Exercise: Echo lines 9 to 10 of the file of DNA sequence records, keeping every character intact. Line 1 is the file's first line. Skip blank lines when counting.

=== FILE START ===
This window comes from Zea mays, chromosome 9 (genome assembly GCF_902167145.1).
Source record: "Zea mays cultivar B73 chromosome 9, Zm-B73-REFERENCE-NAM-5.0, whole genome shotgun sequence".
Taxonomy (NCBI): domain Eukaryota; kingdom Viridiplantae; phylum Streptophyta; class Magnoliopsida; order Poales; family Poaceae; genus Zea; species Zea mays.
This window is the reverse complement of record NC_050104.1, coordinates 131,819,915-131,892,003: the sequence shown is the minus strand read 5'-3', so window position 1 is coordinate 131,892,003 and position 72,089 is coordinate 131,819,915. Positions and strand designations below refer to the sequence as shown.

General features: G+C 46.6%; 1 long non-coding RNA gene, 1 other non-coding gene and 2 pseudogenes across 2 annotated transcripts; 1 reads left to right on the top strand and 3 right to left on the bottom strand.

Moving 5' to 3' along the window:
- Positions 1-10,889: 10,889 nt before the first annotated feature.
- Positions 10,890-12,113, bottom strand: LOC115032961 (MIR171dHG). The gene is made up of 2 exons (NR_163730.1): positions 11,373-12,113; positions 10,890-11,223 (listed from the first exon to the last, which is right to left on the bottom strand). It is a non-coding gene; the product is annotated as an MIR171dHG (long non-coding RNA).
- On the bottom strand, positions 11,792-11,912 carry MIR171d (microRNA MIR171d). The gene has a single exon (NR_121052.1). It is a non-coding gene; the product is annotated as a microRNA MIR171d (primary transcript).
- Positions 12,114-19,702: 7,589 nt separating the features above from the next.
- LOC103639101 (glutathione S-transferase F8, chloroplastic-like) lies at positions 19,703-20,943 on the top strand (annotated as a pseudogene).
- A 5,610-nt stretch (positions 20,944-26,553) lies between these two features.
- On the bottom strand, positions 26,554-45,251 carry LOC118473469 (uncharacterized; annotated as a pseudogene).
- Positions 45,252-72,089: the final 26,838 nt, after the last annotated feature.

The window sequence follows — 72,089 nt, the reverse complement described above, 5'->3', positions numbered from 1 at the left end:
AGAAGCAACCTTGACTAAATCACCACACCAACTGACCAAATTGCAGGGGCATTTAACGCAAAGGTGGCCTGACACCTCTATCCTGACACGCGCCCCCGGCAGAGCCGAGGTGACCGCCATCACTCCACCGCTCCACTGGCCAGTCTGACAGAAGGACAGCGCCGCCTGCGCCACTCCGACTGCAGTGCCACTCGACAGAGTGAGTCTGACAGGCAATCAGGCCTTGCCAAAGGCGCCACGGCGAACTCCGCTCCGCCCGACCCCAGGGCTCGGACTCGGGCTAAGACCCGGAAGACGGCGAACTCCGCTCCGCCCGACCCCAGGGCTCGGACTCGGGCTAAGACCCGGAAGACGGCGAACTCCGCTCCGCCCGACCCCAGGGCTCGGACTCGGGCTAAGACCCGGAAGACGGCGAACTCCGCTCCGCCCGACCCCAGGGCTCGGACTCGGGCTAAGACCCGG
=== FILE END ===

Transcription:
- On the bottom strand, positions 11,792-11,912 carry MIR171d (microRNA MIR171d). The gene has a single exon (NR_121052.1). It is a non-coding gene; the product is annotated as a microRNA MIR171d (primary transcript).
- Positions 12,114-19,702: 7,589 nt separating the features above from the next.